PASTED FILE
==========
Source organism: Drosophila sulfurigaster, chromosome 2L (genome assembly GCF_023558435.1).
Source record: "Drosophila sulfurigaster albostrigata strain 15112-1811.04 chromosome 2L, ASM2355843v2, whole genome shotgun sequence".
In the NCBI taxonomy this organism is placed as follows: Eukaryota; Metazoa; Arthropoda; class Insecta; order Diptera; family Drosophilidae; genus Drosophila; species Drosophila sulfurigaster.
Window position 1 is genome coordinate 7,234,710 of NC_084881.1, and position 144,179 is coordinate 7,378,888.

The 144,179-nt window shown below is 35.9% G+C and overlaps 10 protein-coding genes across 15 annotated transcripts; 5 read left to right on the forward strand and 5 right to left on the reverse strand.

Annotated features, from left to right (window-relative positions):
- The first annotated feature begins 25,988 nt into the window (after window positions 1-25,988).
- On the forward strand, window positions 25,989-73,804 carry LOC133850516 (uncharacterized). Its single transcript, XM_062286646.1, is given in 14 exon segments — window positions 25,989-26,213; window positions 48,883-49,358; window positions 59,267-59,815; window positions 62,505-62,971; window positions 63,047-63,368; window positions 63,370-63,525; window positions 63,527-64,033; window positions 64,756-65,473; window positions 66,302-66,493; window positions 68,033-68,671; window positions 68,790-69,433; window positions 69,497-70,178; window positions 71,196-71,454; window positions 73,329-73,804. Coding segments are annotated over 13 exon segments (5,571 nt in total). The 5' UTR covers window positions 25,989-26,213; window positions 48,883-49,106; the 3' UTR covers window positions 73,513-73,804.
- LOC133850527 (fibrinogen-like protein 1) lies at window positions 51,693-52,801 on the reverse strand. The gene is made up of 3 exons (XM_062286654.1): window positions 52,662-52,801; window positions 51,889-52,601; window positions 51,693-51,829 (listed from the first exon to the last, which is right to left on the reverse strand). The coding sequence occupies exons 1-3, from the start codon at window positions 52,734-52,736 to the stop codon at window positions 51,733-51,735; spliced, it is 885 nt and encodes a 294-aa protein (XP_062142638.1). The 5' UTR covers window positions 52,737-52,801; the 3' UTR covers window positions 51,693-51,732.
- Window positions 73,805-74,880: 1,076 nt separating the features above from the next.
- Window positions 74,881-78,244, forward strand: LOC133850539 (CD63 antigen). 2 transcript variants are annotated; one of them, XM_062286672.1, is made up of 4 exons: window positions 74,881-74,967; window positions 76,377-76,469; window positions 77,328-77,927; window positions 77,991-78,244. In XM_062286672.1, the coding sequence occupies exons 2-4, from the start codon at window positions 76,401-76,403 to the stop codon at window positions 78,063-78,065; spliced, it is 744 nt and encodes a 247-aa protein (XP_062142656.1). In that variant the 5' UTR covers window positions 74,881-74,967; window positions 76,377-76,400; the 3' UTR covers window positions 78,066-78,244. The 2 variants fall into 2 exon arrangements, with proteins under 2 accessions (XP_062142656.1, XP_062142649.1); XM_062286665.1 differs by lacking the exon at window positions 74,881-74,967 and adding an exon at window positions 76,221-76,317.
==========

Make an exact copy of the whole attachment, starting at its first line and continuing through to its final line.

Source organism: Drosophila sulfurigaster, chromosome 2L (genome assembly GCF_023558435.1).
Source record: "Drosophila sulfurigaster albostrigata strain 15112-1811.04 chromosome 2L, ASM2355843v2, whole genome shotgun sequence".
In the NCBI taxonomy this organism is placed as follows: Eukaryota; Metazoa; Arthropoda; class Insecta; order Diptera; family Drosophilidae; genus Drosophila; species Drosophila sulfurigaster.
Window position 1 is genome coordinate 7,234,710 of NC_084881.1, and position 144,179 is coordinate 7,378,888.

The 144,179-nt window shown below is 35.9% G+C and overlaps 10 protein-coding genes across 15 annotated transcripts; 5 read left to right on the forward strand and 5 right to left on the reverse strand.

Annotated features, from left to right (window-relative positions):
- The first annotated feature begins 25,988 nt into the window (after window positions 1-25,988).
- On the forward strand, window positions 25,989-73,804 carry LOC133850516 (uncharacterized). Its single transcript, XM_062286646.1, is given in 14 exon segments — window positions 25,989-26,213; window positions 48,883-49,358; window positions 59,267-59,815; window positions 62,505-62,971; window positions 63,047-63,368; window positions 63,370-63,525; window positions 63,527-64,033; window positions 64,756-65,473; window positions 66,302-66,493; window positions 68,033-68,671; window positions 68,790-69,433; window positions 69,497-70,178; window positions 71,196-71,454; window positions 73,329-73,804. Coding segments are annotated over 13 exon segments (5,571 nt in total). The 5' UTR covers window positions 25,989-26,213; window positions 48,883-49,106; the 3' UTR covers window positions 73,513-73,804.
- LOC133850527 (fibrinogen-like protein 1) lies at window positions 51,693-52,801 on the reverse strand. The gene is made up of 3 exons (XM_062286654.1): window positions 52,662-52,801; window positions 51,889-52,601; window positions 51,693-51,829 (listed from the first exon to the last, which is right to left on the reverse strand). The coding sequence occupies exons 1-3, from the start codon at window positions 52,734-52,736 to the stop codon at window positions 51,733-51,735; spliced, it is 885 nt and encodes a 294-aa protein (XP_062142638.1). The 5' UTR covers window positions 52,737-52,801; the 3' UTR covers window positions 51,693-51,732.
- Window positions 73,805-74,880: 1,076 nt separating the features above from the next.
- Window positions 74,881-78,244, forward strand: LOC133850539 (CD63 antigen). 2 transcript variants are annotated; one of them, XM_062286672.1, is made up of 4 exons: window positions 74,881-74,967; window positions 76,377-76,469; window positions 77,328-77,927; window positions 77,991-78,244. In XM_062286672.1, the coding sequence occupies exons 2-4, from the start codon at window positions 76,401-76,403 to the stop codon at window positions 78,063-78,065; spliced, it is 744 nt and encodes a 247-aa protein (XP_062142656.1). In that variant the 5' UTR covers window positions 74,881-74,967; window positions 76,377-76,400; the 3' UTR covers window positions 78,066-78,244. The 2 variants fall into 2 exon arrangements, with proteins under 2 accessions (XP_062142656.1, XP_062142649.1); XM_062286665.1 differs by lacking the exon at window positions 74,881-74,967 and adding an exon at window positions 76,221-76,317.